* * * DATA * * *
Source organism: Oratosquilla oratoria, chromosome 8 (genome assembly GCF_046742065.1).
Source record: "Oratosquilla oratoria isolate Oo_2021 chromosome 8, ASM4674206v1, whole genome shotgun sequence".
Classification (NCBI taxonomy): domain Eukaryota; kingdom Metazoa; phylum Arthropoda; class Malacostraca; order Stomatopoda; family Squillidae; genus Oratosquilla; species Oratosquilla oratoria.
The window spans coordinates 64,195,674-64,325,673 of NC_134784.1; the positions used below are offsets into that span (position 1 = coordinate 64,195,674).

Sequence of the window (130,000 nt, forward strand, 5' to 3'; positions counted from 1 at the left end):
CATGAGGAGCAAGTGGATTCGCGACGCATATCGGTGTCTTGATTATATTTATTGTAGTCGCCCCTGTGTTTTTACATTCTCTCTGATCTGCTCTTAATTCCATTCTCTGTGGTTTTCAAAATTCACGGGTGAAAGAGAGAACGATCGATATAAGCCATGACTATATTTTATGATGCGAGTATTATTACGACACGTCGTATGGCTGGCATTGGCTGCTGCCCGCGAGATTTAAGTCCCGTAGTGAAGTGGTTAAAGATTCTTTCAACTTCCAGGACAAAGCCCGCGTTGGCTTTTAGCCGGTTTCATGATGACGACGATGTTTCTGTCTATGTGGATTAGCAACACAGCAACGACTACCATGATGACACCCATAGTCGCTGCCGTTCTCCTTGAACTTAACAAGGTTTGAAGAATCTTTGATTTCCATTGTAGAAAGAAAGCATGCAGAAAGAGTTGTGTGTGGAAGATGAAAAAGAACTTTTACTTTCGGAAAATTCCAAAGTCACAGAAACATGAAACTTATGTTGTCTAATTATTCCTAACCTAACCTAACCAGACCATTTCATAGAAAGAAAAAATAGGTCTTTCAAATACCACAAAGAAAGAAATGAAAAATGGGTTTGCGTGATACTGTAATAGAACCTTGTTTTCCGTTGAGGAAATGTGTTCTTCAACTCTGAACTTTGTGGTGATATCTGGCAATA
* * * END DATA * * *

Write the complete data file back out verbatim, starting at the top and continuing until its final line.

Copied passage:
Source organism: Oratosquilla oratoria, chromosome 8 (genome assembly GCF_046742065.1).
Source record: "Oratosquilla oratoria isolate Oo_2021 chromosome 8, ASM4674206v1, whole genome shotgun sequence".
Classification (NCBI taxonomy): domain Eukaryota; kingdom Metazoa; phylum Arthropoda; class Malacostraca; order Stomatopoda; family Squillidae; genus Oratosquilla; species Oratosquilla oratoria.
The window spans coordinates 64,195,674-64,325,673 of NC_134784.1; the positions used below are offsets into that span (position 1 = coordinate 64,195,674).

Sequence of the window (130,000 nt, forward strand, 5' to 3'; positions counted from 1 at the left end):
CATGAGGAGCAAGTGGATTCGCGACGCATATCGGTGTCTTGATTATATTTATTGTAGTCGCCCCTGTGTTTTTACATTCTCTCTGATCTGCTCTTAATTCCATTCTCTGTGGTTTTCAAAATTCACGGGTGAAAGAGAGAACGATCGATATAAGCCATGACTATATTTTATGATGCGAGTATTATTACGACACGTCGTATGGCTGGCATTGGCTGCTGCCCGCGAGATTTAAGTCCCGTAGTGAAGTGGTTAAAGATTCTTTCAACTTCCAGGACAAAGCCCGCGTTGGCTTTTAGCCGGTTTCATGATGACGACGATGTTTCTGTCTATGTGGATTAGCAACACAGCAACGACTACCATGATGACACCCATAGTCGCTGCCGTTCTCCTTGAACTTAACAAGGTTTGAAGAATCTTTGATTTCCATTGTAGAAAGAAAGCATGCAGAAAGAGTTGTGTGTGGAAGATGAAAAAGAACTTTTACTTTCGGAAAATTCCAAAGTCACAGAAACATGAAACTTATGTTGTCTAATTATTCCTAACCTAACCTAACCAGACCATTTCATAGAAAGAAAAAATAGGTCTTTCAAATACCACAAAGAAAGAAATGAAAAATGGGTTTGCGTGATACTGTAATAGAACCTTGTTTTCCGTTGAGGAAATGTGTTCTTCAACTCTGAACTTTGTGGTGATATCTGGCAATA